I hope this mailing list could help me answer these questions. Thanks.
---------- Forwarded message ----------
From: Xuekun Hu <xuekun.hu@stripped>
Date: Tue, Jul 7, 2009 at 9:32 PM
Subject: ANSI Isolation Level vs. InnoDB consistent read implementation
To: mysql <mysql@stripped>
I think I got puzzled about the transaction isolation level and the
InnoDB consistent read implementation.
My understanding about the ANSI isolation level are:
1. READ-COMMITTED is to protect against Lost Updates, Dirty Reads, and
NOT protect against Nonrepeatable Reads and Phantoms.
2. REPEATABLE-READ is to protect against Lost Updates, Dirty Reads,
Nonrepeatable Reads, and NOT protect against Phantoms.
3. SERIALIZABLE is to protect against Lost Updates, Dirty Reads,
Nonrepeatable Reads, and Phantoms.
4. Here "Nonrepeatable Reads" is also called "Consistent Reads".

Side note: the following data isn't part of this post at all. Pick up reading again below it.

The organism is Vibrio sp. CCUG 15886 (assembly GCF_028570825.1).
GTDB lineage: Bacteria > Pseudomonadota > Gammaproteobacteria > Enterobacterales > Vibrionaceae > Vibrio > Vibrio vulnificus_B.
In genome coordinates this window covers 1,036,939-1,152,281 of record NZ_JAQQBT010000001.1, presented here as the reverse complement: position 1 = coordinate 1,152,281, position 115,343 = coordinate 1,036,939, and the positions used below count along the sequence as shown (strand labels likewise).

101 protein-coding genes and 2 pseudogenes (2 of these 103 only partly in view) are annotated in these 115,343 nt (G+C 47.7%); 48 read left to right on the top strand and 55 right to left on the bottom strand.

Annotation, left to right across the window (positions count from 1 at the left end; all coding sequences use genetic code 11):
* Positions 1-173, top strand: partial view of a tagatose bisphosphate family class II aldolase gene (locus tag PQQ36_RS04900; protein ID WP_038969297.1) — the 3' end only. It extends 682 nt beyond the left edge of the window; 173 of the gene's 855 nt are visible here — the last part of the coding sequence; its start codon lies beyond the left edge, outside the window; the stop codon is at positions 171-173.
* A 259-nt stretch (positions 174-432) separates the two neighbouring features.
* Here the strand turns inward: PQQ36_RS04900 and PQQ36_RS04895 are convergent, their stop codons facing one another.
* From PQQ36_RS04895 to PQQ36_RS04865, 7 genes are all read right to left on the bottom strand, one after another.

While the isolation level in InnoDB implemenation are little different
from the ANSI standard.
1. READ-COMMITTED and REPEATABLE-READ in InnoDB can protect against
Phantom, since innodb has next-key locking support. Right?
2. If so, REPEATABLE-READ can protect against the all four secenaria.
Why need SERIALIZABLE again, or what is the purpose of SERIALIZABLE to
convert all plain SELECT statements to SELECT ... LOCK IN SHARE MODE?
3. Innodb has consistent non-locking read mode. Here the concept of
"consistent non-locking read" is not the concept "Nonrepeatable Read"
that "consistent read". They are different terms. Right?
Am I understanding the InnoDB right? Thanks in advance.